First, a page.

“While I find some evidence of substitution of web viewing for conventional television viewing, time spent viewing programming on the web — four hours per week — far exceeds the reduction in weekly traditional television viewing of about 25 minutes. Overall time spent on network-controlled viewing [television plus network websites] increased by 1.5 hours per week,” writes Waldfogel in his paper.

In other words, web vs. television viewing is not a zero-sum proposition, he notes. Internet distribution through YouTube and other sites acts as free advertising. In addition, web video may reach consumers who wouldn’t otherwise watch television. If Waldfogel’s findings are correct, web video could gain viewers without causing losses for content creators. “It would be really tough for networks to give video away, but they would if they were convinced it would generate more interest for the core product,” he says.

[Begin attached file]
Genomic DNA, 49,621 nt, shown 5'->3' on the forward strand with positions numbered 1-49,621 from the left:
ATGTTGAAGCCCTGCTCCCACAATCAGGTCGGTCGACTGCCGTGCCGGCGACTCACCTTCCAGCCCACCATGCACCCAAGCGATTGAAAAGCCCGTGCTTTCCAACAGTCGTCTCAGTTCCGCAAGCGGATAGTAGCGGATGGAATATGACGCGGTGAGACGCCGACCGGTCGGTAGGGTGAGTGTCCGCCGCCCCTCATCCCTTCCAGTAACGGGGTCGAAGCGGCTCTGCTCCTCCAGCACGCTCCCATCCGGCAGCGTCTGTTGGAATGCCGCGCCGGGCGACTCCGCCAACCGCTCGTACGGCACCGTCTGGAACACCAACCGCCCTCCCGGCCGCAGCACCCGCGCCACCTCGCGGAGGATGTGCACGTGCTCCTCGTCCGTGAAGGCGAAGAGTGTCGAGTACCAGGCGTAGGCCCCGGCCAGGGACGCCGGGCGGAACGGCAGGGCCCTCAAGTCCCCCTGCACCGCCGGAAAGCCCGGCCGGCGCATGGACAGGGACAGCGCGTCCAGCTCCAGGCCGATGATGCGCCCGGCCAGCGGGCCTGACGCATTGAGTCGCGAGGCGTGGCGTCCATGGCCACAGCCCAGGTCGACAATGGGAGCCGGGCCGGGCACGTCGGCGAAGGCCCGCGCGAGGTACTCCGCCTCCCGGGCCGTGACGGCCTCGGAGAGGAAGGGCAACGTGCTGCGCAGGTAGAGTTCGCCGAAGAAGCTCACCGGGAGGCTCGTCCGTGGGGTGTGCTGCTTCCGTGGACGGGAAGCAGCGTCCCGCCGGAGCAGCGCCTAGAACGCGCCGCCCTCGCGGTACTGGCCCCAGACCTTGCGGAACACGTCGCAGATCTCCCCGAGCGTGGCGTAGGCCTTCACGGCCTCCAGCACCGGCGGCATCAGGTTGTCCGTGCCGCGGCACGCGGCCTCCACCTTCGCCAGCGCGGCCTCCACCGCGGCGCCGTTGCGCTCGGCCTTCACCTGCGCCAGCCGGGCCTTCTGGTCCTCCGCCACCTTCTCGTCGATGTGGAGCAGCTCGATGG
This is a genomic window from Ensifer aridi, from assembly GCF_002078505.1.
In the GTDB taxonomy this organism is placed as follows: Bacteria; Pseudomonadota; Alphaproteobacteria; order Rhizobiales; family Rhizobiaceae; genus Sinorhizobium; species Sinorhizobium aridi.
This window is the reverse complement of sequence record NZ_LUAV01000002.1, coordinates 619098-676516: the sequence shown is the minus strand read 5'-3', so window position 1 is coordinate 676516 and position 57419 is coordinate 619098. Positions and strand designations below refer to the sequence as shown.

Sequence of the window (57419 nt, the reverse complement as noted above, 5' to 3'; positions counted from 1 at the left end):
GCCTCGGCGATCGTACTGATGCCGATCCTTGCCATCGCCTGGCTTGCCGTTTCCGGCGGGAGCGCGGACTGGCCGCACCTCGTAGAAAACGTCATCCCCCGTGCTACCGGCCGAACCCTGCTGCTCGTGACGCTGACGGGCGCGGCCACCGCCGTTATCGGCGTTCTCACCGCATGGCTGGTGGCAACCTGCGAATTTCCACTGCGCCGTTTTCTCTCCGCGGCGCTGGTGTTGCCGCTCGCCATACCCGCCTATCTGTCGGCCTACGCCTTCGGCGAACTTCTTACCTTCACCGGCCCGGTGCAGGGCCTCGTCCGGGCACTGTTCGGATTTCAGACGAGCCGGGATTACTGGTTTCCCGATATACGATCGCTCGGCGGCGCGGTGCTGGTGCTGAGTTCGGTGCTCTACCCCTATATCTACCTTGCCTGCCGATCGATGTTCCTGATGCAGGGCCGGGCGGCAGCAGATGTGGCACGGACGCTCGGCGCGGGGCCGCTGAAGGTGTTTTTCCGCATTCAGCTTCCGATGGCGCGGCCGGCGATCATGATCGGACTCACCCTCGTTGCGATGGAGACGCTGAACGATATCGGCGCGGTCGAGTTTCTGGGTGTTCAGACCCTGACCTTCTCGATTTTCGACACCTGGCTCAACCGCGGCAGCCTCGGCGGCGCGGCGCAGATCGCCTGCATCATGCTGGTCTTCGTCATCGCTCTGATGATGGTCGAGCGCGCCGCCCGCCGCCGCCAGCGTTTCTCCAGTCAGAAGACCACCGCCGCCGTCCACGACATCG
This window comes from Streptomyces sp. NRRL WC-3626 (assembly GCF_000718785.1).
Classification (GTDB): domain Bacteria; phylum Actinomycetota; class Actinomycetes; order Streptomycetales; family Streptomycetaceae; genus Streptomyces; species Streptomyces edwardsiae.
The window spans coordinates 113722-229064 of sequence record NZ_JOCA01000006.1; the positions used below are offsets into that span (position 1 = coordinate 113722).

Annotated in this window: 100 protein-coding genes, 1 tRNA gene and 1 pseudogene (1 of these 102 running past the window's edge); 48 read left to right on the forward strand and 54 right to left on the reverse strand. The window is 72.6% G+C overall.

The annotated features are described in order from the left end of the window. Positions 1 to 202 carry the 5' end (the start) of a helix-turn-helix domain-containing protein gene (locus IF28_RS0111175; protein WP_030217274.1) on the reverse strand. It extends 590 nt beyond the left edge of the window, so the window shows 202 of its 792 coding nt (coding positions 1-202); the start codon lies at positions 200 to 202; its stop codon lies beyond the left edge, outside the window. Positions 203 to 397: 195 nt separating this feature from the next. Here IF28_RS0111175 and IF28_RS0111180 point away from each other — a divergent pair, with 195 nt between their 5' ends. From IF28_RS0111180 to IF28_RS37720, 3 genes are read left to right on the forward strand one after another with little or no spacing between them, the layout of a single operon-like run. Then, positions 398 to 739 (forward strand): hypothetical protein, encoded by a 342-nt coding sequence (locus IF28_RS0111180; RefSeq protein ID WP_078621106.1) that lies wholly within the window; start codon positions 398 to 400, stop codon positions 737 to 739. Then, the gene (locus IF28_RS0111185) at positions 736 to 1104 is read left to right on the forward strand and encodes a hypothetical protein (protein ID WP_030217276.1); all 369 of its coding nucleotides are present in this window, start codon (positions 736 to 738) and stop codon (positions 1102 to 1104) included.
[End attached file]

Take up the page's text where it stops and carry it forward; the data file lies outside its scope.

Williams suggest several reasons why the web won’t replace networks today. First, viewing video on a PC just isn’t the same as on a TV because the screen is smaller and there are often bandwidth constraints. Second, there’s still a market for high-quality content. Networks like HBO are known for their quality programming, says Williams. “To [create programming] at a high level [of quality] is an expensive proposition. Networks have writers and producers that others don’t have.”